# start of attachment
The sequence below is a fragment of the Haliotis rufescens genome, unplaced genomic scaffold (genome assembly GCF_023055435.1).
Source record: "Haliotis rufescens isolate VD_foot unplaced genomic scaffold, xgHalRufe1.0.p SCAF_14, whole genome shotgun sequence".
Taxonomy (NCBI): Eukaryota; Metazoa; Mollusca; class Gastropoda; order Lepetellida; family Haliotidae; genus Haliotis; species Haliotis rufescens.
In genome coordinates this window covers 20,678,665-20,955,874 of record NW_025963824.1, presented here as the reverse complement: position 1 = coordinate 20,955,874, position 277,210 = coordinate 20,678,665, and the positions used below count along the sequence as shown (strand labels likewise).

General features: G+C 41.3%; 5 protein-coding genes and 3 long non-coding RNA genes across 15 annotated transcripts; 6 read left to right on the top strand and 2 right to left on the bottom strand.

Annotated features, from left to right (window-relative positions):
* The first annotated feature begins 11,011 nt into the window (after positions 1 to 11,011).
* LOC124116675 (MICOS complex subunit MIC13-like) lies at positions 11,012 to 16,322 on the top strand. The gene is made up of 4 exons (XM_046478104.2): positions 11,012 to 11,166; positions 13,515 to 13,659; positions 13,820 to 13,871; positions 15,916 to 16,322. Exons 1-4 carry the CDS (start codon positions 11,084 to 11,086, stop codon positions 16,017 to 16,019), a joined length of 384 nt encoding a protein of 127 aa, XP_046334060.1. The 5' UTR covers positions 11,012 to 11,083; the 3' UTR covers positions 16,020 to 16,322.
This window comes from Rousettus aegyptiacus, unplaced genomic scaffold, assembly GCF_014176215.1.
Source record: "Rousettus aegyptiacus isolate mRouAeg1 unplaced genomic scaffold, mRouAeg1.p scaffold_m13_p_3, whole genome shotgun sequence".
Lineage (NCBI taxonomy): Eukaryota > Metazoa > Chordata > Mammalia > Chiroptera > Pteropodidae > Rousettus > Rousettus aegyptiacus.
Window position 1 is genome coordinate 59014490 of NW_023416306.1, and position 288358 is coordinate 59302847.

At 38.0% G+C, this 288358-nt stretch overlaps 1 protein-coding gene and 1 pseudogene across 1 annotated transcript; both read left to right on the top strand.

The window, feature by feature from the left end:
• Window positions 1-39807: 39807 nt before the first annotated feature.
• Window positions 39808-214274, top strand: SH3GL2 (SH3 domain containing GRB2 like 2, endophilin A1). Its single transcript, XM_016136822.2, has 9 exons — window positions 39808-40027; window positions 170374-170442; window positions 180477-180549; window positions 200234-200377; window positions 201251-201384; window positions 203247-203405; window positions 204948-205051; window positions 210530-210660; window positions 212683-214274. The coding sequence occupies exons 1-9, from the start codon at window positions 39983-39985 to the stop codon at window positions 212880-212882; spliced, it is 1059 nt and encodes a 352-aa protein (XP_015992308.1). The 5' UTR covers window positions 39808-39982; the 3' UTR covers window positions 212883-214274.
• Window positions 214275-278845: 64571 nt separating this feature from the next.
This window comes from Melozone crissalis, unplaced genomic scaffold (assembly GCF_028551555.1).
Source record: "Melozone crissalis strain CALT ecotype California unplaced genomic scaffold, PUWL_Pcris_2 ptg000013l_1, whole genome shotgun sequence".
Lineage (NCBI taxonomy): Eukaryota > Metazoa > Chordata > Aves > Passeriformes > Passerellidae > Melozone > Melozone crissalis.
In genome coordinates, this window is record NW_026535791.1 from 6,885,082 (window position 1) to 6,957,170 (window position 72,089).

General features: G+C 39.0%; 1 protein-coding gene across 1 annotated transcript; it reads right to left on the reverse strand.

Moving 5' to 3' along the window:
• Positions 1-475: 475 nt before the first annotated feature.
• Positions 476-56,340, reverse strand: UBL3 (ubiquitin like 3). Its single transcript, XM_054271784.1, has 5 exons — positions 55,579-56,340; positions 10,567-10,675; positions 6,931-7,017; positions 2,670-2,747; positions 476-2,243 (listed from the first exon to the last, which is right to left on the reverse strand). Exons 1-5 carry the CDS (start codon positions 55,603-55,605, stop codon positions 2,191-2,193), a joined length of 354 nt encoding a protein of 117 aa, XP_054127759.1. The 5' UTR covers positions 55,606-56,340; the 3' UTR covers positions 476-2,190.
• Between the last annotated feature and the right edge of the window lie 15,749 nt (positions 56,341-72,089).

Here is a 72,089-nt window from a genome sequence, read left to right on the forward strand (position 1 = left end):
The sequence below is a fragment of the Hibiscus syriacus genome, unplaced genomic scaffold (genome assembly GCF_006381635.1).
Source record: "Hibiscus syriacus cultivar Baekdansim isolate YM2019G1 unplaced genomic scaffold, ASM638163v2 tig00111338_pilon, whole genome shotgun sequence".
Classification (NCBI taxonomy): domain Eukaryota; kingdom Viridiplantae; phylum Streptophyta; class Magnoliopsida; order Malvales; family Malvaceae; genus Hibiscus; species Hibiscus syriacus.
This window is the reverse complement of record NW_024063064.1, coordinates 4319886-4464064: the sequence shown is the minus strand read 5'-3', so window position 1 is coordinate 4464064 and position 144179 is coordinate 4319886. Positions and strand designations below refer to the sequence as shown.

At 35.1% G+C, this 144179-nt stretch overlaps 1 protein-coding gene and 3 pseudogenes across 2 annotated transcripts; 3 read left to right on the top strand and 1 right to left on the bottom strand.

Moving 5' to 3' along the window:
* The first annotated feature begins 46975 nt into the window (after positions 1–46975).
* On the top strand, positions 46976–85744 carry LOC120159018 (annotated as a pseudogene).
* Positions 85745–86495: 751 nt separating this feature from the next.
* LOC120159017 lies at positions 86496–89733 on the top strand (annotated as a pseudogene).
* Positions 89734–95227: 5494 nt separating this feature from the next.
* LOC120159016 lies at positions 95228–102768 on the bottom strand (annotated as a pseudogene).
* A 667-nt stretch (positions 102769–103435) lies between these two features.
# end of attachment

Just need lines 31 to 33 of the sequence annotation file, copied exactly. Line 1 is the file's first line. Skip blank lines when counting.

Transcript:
This window is the reverse complement of record NW_024063064.1, coordinates 4319886-4464064: the sequence shown is the minus strand read 5'-3', so window position 1 is coordinate 4464064 and position 144179 is coordinate 4319886. Positions and strand designations below refer to the sequence as shown.

At 35.1% G+C, this 144179-nt stretch overlaps 1 protein-coding gene and 3 pseudogenes across 2 annotated transcripts; 3 read left to right on the top strand and 1 right to left on the bottom strand.

Moving 5' to 3' along the window: